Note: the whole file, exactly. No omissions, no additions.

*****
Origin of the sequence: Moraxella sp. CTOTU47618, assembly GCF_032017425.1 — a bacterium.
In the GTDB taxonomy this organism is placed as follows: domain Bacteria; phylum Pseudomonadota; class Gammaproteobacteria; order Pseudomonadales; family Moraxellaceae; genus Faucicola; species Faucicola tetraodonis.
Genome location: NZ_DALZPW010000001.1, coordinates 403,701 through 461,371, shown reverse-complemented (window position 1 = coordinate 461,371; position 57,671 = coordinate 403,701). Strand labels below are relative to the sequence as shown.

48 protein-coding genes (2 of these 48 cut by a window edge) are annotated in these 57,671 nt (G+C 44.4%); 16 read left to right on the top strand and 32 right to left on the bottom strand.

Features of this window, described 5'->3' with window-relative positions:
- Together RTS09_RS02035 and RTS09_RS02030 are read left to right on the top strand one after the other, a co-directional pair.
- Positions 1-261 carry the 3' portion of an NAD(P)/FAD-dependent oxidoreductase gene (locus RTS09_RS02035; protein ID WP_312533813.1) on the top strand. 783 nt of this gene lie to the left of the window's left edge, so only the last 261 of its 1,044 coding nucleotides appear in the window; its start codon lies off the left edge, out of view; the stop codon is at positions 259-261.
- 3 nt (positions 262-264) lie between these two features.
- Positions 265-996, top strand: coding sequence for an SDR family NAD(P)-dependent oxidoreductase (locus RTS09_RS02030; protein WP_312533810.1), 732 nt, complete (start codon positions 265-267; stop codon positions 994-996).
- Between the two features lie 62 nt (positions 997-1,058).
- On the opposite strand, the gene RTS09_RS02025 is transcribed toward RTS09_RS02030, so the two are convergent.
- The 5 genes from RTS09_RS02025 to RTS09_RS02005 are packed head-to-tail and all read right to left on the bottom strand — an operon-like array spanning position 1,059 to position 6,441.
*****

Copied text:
Origin of the sequence: Moraxella sp. CTOTU47618, assembly GCF_032017425.1 — a bacterium.
In the GTDB taxonomy this organism is placed as follows: domain Bacteria; phylum Pseudomonadota; class Gammaproteobacteria; order Pseudomonadales; family Moraxellaceae; genus Faucicola; species Faucicola tetraodonis.
Genome location: NZ_DALZPW010000001.1, coordinates 403,701 through 461,371, shown reverse-complemented (window position 1 = coordinate 461,371; position 57,671 = coordinate 403,701). Strand labels below are relative to the sequence as shown.

48 protein-coding genes (2 of these 48 cut by a window edge) are annotated in these 57,671 nt (G+C 44.4%); 16 read left to right on the top strand and 32 right to left on the bottom strand.

Features of this window, described 5'->3' with window-relative positions:
- Together RTS09_RS02035 and RTS09_RS02030 are read left to right on the top strand one after the other, a co-directional pair.
- Positions 1-261 carry the 3' portion of an NAD(P)/FAD-dependent oxidoreductase gene (locus RTS09_RS02035; protein ID WP_312533813.1) on the top strand. 783 nt of this gene lie to the left of the window's left edge, so only the last 261 of its 1,044 coding nucleotides appear in the window; its start codon lies off the left edge, out of view; the stop codon is at positions 259-261.
- 3 nt (positions 262-264) lie between these two features.
- Positions 265-996, top strand: coding sequence for an SDR family NAD(P)-dependent oxidoreductase (locus RTS09_RS02030; protein WP_312533810.1), 732 nt, complete (start codon positions 265-267; stop codon positions 994-996).
- Between the two features lie 62 nt (positions 997-1,058).
- On the opposite strand, the gene RTS09_RS02025 is transcribed toward RTS09_RS02030, so the two are convergent.
- The 5 genes from RTS09_RS02025 to RTS09_RS02005 are packed head-to-tail and all read right to left on the bottom strand — an operon-like array spanning position 1,059 to position 6,441.